The IRA is the center of the divergence. In 2023, House Republicans passed the Limit, Save, Grow Act and the Build It in America Act, both to reduce, or even terminate investments in renewable energy under the IRA and redirect the budget to traditional energy sources. The bills are still under review in both chambers of Congress but likely to be rejected by the Democratic-led Senate and Biden. Meanwhile, backlashes from Republicans against the IRA, as it is an epicenter of Biden’s agenda. Trump, running again for the presidency this year, repeatedly claimed his intention to ditch the IRA once elected, while Biden reinstated the importance of the act.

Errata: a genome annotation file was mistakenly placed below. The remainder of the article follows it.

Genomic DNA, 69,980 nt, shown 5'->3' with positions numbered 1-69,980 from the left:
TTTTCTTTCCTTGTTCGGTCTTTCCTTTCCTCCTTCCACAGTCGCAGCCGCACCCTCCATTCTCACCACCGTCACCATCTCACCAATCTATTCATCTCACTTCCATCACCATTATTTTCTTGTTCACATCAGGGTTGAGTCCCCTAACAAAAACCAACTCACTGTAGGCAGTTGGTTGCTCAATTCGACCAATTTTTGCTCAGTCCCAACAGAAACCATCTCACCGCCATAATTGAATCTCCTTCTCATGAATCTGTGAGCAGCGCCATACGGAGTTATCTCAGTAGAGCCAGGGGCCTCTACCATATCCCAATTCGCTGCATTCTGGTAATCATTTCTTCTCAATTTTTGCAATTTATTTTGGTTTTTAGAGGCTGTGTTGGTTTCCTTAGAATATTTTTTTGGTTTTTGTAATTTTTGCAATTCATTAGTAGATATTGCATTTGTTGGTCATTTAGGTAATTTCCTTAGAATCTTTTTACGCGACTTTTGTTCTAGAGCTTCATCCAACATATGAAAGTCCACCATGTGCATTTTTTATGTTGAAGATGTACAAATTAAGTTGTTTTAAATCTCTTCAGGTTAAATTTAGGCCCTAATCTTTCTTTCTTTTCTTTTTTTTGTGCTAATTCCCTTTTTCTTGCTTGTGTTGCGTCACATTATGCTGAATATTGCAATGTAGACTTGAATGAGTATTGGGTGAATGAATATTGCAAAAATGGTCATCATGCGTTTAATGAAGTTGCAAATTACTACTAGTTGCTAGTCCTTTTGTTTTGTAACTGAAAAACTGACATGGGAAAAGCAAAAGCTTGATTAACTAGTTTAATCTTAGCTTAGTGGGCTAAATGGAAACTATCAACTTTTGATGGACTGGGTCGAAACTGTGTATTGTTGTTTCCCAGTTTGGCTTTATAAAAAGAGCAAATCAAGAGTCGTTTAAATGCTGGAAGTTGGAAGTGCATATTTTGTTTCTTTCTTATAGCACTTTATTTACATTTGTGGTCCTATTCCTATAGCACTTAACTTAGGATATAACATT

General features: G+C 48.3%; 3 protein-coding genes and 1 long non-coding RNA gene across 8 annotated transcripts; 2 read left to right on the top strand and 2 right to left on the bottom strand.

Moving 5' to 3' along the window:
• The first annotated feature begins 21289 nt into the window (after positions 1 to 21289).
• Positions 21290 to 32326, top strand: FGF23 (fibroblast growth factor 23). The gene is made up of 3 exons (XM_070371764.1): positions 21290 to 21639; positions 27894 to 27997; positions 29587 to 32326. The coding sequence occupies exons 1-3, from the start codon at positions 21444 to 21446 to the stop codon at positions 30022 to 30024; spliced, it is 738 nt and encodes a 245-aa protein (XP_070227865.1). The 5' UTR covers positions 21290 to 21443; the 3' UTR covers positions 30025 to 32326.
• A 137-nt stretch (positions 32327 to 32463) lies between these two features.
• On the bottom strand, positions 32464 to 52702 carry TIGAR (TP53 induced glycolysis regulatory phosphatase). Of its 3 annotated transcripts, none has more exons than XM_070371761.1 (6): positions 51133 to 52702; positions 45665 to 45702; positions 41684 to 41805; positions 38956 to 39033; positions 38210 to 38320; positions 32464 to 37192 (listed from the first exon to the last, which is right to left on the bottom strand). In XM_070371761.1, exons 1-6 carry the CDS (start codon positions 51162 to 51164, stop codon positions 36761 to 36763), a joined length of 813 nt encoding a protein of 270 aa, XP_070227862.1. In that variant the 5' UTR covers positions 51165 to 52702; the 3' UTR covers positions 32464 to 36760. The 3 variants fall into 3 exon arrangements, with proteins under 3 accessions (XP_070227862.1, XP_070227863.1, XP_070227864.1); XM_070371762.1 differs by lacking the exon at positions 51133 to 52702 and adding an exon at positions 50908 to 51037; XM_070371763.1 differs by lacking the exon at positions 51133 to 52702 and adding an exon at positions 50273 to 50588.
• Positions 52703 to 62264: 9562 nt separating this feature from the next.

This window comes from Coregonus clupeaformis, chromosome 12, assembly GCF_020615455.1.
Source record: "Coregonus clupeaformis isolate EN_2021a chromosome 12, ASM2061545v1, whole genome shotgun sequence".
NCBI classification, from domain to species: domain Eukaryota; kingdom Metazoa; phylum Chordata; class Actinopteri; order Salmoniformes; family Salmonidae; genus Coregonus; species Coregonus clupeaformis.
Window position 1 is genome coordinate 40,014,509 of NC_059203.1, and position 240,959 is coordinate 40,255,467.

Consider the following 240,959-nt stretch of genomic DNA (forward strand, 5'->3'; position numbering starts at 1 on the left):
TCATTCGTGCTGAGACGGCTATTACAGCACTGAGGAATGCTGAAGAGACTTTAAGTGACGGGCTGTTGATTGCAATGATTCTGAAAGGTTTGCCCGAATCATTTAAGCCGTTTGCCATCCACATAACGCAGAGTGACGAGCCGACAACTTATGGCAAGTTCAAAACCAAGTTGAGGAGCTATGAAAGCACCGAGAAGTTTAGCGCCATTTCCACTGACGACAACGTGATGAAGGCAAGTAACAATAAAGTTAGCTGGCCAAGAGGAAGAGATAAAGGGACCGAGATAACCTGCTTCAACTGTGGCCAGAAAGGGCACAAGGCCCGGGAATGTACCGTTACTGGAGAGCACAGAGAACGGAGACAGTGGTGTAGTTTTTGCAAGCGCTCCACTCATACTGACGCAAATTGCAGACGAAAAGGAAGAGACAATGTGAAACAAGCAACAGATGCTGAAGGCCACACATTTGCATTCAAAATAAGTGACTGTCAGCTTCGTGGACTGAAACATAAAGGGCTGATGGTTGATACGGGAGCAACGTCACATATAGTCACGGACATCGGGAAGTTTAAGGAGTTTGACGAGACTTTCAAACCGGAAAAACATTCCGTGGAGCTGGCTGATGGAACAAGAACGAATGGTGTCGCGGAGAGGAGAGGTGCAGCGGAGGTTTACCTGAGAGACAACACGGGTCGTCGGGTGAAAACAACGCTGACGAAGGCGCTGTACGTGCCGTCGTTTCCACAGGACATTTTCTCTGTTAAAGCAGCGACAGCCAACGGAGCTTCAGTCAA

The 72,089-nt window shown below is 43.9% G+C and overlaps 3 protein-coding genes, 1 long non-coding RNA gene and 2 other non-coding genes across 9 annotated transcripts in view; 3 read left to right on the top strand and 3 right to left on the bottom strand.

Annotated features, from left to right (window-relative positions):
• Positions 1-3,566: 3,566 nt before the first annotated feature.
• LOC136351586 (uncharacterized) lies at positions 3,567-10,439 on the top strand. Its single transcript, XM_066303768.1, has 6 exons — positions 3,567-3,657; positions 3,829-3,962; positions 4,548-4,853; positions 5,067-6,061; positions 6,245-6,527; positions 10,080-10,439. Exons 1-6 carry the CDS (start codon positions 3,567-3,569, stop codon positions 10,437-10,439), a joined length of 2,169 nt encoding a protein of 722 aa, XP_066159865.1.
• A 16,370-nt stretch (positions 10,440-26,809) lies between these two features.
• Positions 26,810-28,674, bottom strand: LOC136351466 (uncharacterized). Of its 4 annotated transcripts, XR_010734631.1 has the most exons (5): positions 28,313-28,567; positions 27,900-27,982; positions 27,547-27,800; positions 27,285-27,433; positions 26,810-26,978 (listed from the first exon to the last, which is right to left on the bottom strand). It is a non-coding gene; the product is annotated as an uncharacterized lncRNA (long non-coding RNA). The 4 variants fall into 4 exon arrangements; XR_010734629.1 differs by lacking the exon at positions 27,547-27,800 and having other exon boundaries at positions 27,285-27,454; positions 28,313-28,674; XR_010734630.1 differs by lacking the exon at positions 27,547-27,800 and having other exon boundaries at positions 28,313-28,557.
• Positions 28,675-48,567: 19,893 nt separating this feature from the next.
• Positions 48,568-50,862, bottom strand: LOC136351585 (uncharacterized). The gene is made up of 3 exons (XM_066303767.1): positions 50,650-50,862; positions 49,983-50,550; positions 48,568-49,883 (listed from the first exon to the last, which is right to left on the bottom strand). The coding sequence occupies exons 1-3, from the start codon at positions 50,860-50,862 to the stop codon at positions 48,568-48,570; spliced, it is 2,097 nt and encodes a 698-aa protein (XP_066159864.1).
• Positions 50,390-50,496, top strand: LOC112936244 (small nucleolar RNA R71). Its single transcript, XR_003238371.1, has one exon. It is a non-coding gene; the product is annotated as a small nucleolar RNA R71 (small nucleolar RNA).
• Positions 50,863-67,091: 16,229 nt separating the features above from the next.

Contrastingly, the Biden administration displays consistency with the “America First” framework of the Trump era. Biden granted a two-year exemption of anti-circumvention tariffs and loosened up investigations under the UFLPA but only to address the short-term shortage in the U.S. With the IRA supporting local PV industry, both Republicans and Democrats agree that trade barriers will accelerate reshoring manufacturing.

The continuous development of renewable energy, including solar, as well as future trajectories of the IRA hinge on the outcome of the presidential election. Either way, the course of the nation will not deviate from protectionism and the goal of decoupling its supply chain with China.